Mike Carney, the oldest living native Blasket Islander, was born on The Great Blasket Island off the southwest of Ireland in 1920. Raised under challenging circumstances in that unique, isolated Irish-speaking community, Mike left in 1937 to seek a better future in Dublin and eventually in America. The death on the island of his younger brother without a priest or doctor in 1947 set off a chain of events that led to its evacuation. Mike played a pivotal role in the evacuation, personally lobbying Eamon de Valera to relocate the remaining Islanders living in increasingly desperate conditions. Joining the millions who emigrated from Ireland to the United States, Mike settled in Springfield, Massachusetts, with other former islanders. While taking advantage of opportunities offered by his adopted country, he never lost his love for the nation of his birth, saying 'it's like loving both parents'. This is the story of his life and his efforts to promote Irish culture in America, to preserve the memory of The Great Blasket, to respect roots left behind and to set down roots in a new land.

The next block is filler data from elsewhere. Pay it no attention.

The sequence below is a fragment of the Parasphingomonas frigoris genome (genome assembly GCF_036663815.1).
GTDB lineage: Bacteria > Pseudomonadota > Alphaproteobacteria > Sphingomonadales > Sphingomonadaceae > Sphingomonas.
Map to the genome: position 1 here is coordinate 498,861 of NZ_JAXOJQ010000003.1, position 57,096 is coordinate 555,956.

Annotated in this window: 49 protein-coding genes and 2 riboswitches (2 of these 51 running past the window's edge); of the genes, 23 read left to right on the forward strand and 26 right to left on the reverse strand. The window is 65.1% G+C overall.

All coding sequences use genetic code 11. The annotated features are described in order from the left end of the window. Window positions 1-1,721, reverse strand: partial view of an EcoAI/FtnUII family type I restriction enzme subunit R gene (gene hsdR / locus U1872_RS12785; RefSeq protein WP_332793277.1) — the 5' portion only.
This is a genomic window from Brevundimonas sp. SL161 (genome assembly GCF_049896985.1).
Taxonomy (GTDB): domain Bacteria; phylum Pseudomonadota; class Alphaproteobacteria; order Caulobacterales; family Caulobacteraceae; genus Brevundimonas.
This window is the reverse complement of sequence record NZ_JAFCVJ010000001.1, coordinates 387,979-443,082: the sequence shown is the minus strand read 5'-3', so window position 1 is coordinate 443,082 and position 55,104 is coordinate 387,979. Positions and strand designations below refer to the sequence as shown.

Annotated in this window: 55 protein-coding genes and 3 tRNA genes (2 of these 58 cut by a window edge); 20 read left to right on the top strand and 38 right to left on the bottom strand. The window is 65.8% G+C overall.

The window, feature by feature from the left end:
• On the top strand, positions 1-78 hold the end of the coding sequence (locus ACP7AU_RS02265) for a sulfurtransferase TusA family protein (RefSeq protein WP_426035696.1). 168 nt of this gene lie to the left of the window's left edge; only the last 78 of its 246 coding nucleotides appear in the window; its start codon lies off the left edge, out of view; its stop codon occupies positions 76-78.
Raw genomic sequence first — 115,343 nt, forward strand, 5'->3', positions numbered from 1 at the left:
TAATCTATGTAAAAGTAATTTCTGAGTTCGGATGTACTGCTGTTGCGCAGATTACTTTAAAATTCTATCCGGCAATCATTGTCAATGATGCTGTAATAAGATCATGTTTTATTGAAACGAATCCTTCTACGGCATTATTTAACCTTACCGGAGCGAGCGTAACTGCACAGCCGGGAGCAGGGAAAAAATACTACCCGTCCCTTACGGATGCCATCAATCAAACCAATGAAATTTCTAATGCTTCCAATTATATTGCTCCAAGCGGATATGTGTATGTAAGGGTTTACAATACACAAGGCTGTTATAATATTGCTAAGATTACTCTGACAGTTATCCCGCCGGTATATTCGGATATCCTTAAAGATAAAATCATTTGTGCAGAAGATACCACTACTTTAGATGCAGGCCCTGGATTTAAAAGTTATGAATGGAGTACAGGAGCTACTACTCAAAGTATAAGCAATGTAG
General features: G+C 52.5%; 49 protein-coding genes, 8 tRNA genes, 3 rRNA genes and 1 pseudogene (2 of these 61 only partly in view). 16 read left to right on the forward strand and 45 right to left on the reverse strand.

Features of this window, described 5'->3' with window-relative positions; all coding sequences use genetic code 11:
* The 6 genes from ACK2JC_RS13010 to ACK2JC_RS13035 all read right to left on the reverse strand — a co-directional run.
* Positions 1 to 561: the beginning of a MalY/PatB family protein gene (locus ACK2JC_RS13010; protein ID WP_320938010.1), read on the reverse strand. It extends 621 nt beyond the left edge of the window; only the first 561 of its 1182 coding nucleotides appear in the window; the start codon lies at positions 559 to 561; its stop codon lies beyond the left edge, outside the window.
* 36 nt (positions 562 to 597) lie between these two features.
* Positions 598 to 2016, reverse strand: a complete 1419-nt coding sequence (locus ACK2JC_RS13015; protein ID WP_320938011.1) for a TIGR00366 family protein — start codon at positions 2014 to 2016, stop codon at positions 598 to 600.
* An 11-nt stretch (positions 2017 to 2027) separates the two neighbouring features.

Written as Mike approached the age of ninety-two, this memoir is probably the last of a long line of books written by Blasket Islanders, including Tomas O'Crohan, Micheal O'Sulleabhain and Peig Sayers. A first-person saga, recounting one man's life but relating the experience of many, it chronicles a lifetime devoted to family, community and legacy. All the while, he seems haunted by the immortal words of O'Crohan: 'The likes of us will not be again.'